Kelcey Duggan, MPP'18, on Black Lives Matter and Police Accountability and Transparency

Kelcey Duggan, MPP'18
Kelcey Duggan, MPP'18

Police accountability and transparency have never been more critical. The Black Lives Matter movement has drawn the nation’s attention to police brutality and the tragic deaths of Black people at the hands of law enforcement across the country. As policymakers at every level of government seek new models for community safety, Kelcey Duggan, MPP’18, is working to provide them with the resources they need. She discusses her work as a research and policy associate at the Community Resource Hub for Safety and Accountability in Philadelphia, and how she and her team have incorporated increased policing and surveillance during COVID-19 into their work.

How did you become interested in working on police reform?

After I graduated from Florida State, where I majored in criminology and psychology, I worked for the parole board of Florida, scheduling and handling cases for people up for parole. That’s how I realized I wasn’t on the right side of what I wanted to do. I wanted to help work toward more change in the criminal justice system, rather than perpetuate it.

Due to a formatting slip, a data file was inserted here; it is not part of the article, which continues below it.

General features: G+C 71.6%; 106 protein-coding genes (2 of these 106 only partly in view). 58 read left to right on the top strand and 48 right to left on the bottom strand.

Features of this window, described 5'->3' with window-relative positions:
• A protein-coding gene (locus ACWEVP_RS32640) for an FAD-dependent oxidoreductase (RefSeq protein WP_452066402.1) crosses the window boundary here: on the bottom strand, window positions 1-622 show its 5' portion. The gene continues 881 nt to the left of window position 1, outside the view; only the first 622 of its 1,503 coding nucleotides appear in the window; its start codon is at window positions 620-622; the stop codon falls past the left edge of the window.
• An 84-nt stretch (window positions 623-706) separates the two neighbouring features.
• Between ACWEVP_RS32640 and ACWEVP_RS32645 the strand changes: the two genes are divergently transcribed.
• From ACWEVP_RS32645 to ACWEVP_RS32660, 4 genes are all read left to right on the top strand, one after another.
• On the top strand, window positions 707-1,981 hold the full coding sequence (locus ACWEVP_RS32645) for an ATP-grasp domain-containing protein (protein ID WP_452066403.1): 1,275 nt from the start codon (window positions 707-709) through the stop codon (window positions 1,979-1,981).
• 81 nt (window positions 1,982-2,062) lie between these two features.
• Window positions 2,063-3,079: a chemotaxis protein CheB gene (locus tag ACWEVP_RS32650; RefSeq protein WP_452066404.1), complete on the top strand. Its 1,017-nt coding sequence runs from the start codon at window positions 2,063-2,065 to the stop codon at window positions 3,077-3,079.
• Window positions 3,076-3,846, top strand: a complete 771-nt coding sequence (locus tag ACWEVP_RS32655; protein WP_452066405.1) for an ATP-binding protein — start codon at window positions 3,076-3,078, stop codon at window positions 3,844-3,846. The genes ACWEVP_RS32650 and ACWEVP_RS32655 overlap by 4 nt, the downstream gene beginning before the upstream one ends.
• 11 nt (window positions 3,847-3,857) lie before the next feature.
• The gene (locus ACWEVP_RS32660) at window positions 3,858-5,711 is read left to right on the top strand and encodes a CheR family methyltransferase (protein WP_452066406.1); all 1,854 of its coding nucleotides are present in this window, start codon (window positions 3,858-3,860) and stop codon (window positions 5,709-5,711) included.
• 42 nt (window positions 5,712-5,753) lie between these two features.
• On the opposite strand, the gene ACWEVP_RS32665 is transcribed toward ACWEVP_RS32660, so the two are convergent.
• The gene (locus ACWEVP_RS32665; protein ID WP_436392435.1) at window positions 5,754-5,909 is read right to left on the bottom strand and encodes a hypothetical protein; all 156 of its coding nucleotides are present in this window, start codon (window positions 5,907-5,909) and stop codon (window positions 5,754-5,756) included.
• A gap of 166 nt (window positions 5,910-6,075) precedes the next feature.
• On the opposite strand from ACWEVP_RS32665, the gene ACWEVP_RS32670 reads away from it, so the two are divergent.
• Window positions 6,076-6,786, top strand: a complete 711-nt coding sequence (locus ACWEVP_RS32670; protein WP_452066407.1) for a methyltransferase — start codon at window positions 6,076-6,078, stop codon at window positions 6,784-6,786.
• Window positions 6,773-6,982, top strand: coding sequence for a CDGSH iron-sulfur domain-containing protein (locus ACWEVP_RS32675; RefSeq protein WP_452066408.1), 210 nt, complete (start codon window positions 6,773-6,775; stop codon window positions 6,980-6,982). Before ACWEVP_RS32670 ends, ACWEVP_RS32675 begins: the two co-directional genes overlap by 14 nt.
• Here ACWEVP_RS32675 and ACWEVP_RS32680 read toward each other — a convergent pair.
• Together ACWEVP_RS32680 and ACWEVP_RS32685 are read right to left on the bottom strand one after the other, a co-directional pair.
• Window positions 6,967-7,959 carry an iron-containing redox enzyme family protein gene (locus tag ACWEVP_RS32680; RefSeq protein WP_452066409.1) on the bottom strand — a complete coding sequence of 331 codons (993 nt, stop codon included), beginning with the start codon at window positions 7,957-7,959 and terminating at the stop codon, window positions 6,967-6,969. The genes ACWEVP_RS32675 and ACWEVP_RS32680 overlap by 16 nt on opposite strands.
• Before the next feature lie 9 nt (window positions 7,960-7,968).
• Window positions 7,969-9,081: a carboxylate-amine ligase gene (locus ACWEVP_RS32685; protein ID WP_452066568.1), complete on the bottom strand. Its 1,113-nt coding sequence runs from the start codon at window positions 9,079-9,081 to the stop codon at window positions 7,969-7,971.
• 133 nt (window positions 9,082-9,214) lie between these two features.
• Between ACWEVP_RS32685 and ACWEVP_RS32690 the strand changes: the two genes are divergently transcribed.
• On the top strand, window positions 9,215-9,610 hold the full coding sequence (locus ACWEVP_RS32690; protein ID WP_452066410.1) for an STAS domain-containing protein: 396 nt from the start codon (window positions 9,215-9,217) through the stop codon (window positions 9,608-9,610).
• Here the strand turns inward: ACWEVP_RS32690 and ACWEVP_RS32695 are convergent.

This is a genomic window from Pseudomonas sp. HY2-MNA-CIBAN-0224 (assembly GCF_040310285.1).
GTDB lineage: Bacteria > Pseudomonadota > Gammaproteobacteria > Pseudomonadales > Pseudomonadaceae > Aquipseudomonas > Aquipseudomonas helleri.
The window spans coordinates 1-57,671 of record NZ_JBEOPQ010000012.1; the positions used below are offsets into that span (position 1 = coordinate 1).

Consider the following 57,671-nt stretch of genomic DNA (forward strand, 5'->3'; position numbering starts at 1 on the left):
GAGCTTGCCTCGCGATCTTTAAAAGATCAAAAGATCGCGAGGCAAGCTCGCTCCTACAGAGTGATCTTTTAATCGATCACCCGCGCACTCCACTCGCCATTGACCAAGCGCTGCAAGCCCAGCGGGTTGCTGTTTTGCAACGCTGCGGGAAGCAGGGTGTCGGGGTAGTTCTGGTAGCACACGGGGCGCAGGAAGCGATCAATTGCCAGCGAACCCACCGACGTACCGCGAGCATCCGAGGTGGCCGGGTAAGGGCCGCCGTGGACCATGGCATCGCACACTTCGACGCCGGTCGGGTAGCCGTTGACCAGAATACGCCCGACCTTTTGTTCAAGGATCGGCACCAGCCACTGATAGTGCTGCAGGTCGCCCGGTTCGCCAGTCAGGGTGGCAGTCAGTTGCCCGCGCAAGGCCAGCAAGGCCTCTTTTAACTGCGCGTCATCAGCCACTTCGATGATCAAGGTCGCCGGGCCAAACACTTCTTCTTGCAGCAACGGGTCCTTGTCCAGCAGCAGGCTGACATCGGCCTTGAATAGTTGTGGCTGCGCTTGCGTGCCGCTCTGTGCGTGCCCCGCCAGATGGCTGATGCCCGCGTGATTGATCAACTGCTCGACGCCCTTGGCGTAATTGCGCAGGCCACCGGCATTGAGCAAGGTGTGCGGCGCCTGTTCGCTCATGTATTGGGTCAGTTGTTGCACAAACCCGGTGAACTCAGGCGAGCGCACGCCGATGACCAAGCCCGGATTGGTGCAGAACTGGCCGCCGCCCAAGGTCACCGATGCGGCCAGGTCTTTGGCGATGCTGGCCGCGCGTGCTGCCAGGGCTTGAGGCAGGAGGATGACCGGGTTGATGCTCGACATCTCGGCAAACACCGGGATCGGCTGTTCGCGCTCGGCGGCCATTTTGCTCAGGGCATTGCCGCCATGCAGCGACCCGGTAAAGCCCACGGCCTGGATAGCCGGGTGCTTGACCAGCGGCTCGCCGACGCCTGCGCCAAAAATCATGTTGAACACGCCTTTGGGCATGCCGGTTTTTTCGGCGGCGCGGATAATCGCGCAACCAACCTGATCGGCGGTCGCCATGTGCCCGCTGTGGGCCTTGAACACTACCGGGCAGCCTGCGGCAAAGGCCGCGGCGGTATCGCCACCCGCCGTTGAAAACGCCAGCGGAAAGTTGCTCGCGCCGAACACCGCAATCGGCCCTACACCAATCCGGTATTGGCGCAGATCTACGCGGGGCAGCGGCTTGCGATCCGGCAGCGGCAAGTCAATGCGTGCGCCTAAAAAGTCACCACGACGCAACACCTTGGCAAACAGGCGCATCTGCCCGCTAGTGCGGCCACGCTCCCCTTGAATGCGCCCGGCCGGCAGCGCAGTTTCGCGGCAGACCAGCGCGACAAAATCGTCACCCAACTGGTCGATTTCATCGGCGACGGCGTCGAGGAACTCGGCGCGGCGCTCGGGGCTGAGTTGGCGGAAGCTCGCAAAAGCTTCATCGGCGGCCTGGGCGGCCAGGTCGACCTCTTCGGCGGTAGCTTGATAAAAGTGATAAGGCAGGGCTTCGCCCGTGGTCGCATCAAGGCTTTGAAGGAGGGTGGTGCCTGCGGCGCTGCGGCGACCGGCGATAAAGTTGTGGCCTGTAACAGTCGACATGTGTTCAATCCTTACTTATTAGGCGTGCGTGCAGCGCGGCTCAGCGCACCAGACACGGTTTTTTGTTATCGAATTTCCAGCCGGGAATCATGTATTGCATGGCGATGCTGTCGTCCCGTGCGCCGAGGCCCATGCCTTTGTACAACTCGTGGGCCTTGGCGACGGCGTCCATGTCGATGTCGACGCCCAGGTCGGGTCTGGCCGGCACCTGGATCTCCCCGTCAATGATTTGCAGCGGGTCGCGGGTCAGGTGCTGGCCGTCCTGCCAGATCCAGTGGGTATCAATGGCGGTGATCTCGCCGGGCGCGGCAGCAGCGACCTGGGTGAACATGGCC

That’s why I came to Heller for my MPP [Master of Public Policy], where I focused on the intersection of gender and race and the criminal justice system. We were required to read the book, “The New Jim Crow” by Michelle Alexander. In her foreword, she mentioned that her book focused on Black men in particular, and that more research needs to be done on the ways that Black women are caught up in the criminal justice system. When I read that, I was like, okay, that’s what I want to focus on, along with LGBTQ populations.

What is the Community Resource Hub for Safety and Accountability?

The Hub focuses on police accountability and community safety measures that don’t rely on policing, such as transformative and restorative justice and boosting alternatives to police. We offer technical assistance to local advocates and organizers across the country who want to reform policing and create a better system of law enforcement. Our resource hub has a ton of different toolkits, model policies, legislation, reports and more.